Detection of the interaction between HtpG or truncated HtpGs and cyclic lipopeptide antibiotics
Influence of peptide antibiotics on the ATPase activity of HtpG
Small molecules such as radicicol and geldanamycin bind to the Hsp90's N-terminal domain to inhibit its ATPase activity . Thus we examined the effect of the above peptide antibiotics on the ATPase activity of HtpG at 37 °C. CSS up to 100 μg/ml did not inhibit the activity of HtpG (2 nmol/ml) at all, whereas 20 μg/ml radicicol, a control, totally inhibited the activity (results not shown). Colistin, colistin A and polymyxin B at 10 μg/ml showed no effect on the activity.
Influence of peptide antibiotics on the chaperone function of HtpG
We have shown that both the N-terminal and the middle domains of cyanobacterial HtpG contain a binding site(s) for a substrate protein . Hsp90 has been shown to contain a chaperone site at the N-terminal domain  as well. Thus we investigated effect of the peptide antibiotics on the chaperone activity of HtpG since the antibiotics interacted with the N-terminal domain of HtpG.
One of the characteristic features of molecular chaperones including Hsp90 is their ability to suppress the aggregation of proteins. Protein aggregation is usually monitored by light scattering. In the present study, we monitored aggregation of LR30 from S. elongatus PCC 7942 by measuring the increase in the apparent absorbance at 360 nm. We have shown that LR30 is one of the in vivo substrates for the cyanobacterial HtpG . When 0.2 μM LR30 solution was heated at 45 °C, it denatured and formed aggregates (Figure 3A, ‘LR30’). As we reported previously , HtpG suppressed the thermal aggregation of LR30 to the maximum extent at a molar ratio of one HtpG dimer to one LR30 (Figure 3A, ‘LR30 + HtpG’). In the presence of CSS (10 μg/ml), the anti-aggregation activity of HtpG was inhibited (Figure 3A, ‘LR30 + HtpG + CSS’). Experiments with colistin, colistin A and polymyxin B (10 μg/ml) gave similar results (results not shown).
Influence of peptide antibiotics on the suppression of LR30 aggregation by HtpG as analysed by light-scattering assay
To examine whether CSS exerts an influence on pre-formed HtpG–LR30 complexes, CSS was added 150 s after the heat treatment (Figure 3B). This resulted in a sudden increase in the light-scattering intensity (Figure 3B, ‘LR30 + HtpG + CSS’), indicating that the soluble chaperone–substrate complexes decreased immediately. Jakob et al.  observed a similar phenomenon, a sudden increase in the light-scattering signal, when MgCl2 was added to pre-formed Hsp90–citrate synthase complexes. They explained that the increase was due to immediate release of the substrate protein from Hsp90 and its aggregation. This absorbance increase took place in a CSS-concentration-dependent manner. The aggregation process of LR30 itself was not affected by the presence of CSS (Figure 3B, ‘LR30 + CSS’), whereas the intensity of the light scattering of a solution containing HtpG increased slightly by the addition of CSS (Figure 3B, ‘HtpG + CSS’).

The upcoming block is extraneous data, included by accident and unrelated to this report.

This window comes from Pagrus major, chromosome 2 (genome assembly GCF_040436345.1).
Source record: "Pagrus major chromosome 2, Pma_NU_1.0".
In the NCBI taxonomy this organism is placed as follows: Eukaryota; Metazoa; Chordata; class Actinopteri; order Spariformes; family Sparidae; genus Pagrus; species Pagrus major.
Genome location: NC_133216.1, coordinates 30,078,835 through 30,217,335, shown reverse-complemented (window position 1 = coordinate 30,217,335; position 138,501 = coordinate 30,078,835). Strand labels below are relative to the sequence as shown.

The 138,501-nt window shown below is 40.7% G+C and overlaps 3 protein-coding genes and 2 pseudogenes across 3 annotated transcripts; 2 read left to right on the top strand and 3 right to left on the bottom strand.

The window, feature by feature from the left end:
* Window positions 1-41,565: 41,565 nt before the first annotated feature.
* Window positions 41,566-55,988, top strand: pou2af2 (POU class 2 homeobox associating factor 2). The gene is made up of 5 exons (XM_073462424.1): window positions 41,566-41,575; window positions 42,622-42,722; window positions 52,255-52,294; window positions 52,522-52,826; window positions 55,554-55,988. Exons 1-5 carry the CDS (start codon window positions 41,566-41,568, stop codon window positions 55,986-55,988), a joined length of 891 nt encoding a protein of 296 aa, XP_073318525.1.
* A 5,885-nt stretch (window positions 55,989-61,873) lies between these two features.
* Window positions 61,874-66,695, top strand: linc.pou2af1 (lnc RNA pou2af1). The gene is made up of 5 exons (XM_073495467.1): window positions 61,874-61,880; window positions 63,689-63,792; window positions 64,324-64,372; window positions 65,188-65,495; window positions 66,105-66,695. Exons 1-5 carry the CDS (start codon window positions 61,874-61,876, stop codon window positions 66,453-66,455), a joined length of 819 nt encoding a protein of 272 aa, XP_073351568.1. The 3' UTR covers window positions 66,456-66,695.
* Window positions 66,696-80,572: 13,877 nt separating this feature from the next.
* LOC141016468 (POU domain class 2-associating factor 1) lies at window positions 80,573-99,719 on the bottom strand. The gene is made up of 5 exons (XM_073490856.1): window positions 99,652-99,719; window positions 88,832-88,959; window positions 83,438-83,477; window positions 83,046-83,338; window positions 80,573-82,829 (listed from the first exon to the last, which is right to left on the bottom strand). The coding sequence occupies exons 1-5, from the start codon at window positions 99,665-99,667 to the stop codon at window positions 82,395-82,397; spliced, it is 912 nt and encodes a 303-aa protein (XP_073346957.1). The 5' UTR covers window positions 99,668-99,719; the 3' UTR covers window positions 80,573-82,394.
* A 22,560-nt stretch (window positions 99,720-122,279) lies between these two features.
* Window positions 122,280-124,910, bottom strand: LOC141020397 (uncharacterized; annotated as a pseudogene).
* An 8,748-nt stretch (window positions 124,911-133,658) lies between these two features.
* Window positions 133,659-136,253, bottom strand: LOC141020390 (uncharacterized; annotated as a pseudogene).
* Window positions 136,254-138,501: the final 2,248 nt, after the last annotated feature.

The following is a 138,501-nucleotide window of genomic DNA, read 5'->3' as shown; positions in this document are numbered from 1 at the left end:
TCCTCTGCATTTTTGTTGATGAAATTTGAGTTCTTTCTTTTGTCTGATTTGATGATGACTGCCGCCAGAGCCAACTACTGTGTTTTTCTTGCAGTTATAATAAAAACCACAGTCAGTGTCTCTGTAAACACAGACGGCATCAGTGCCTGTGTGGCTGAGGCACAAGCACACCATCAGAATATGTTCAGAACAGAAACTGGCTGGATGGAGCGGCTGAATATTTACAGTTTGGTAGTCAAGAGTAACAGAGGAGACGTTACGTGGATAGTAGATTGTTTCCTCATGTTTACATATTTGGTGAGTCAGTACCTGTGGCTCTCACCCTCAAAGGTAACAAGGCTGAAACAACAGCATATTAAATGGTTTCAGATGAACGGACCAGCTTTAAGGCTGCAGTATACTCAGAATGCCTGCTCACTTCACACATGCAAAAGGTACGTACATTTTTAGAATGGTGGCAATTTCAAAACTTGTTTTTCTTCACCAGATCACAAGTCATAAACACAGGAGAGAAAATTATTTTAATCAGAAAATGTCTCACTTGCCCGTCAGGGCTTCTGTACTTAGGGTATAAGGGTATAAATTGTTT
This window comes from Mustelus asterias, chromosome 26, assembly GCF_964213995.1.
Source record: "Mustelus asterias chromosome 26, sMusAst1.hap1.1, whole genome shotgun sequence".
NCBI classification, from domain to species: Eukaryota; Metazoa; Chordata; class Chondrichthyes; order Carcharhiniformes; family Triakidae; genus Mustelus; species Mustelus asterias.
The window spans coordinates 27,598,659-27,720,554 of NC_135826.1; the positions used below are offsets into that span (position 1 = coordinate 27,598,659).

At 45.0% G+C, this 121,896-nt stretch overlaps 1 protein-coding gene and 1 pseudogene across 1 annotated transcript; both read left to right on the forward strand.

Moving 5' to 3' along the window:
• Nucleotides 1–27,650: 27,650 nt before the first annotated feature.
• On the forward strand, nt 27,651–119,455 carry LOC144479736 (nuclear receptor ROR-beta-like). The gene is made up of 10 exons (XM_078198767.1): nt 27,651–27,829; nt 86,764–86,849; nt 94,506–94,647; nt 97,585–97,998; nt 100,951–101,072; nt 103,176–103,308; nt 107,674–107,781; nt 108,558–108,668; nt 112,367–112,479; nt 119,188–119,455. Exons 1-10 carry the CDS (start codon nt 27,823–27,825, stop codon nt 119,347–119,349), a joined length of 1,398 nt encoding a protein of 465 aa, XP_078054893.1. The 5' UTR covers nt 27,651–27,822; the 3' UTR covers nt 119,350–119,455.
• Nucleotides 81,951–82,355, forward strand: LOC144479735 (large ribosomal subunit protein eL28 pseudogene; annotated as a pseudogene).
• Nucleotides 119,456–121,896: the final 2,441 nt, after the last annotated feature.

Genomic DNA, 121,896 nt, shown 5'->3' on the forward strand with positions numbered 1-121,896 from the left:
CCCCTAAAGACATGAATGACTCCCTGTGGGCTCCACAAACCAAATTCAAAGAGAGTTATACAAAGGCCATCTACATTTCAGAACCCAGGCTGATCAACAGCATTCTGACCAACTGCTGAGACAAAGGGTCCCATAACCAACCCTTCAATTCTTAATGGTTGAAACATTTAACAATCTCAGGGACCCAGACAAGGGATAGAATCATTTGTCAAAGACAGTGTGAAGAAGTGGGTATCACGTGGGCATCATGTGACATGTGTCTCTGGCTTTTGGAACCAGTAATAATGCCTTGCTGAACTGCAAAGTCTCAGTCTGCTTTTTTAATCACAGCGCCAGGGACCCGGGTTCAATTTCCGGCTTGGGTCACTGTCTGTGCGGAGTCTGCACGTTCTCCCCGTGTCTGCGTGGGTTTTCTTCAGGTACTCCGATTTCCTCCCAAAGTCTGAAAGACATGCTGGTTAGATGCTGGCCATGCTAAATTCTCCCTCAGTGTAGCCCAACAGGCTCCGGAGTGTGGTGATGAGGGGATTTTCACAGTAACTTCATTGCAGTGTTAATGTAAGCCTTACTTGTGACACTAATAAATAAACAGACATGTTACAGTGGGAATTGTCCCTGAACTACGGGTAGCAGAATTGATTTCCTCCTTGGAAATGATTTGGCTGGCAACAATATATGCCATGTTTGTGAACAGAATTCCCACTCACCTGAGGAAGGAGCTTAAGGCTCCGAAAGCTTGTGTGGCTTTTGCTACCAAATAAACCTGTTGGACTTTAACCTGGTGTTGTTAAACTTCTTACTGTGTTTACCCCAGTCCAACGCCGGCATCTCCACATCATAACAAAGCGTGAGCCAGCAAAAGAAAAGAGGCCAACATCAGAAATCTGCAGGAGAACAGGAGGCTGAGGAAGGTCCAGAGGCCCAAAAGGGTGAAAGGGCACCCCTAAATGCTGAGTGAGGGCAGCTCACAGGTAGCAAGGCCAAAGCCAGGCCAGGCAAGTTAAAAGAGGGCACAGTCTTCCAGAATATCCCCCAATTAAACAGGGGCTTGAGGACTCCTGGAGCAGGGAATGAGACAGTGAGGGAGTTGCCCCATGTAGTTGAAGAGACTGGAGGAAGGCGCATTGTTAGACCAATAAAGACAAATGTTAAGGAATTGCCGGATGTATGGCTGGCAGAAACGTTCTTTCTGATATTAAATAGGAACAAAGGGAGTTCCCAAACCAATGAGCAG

In the following studies, we focused on CSS among the antibiotics since it is commercially available. In addition, CSS is practically important since CSS as well as sodium colistin methanesulfonate are the two forms of colistin that are available for clinical use .
Influence of CSS on the chaperone function of the N-terminal and middle domains of HtpG
The SPR analysis showed that the cyclic lipopeptide antibiotics bind to the N-terminal domain of HtpG, although they may also bind to the middle domain (Figure 2). As described above, the middle domain also has a chaperone site. Thus we studied further whether the peptides affect only the chaperone function of the N-terminal domain, but not that of the middle domain by examining effect of CSS on the anti-aggregation activity of HtpG_N, HtpGΔC and HtpGΔN (N-terminal domain-truncated HtpG). To this end, we employed light-scattering assays to measure the chaperone function of these constructs (Figure 4).
Influence of CSS on the suppression of LR30 aggregation by HtpG_N (A), HtpGΔC (B) or HtpGΔN (C)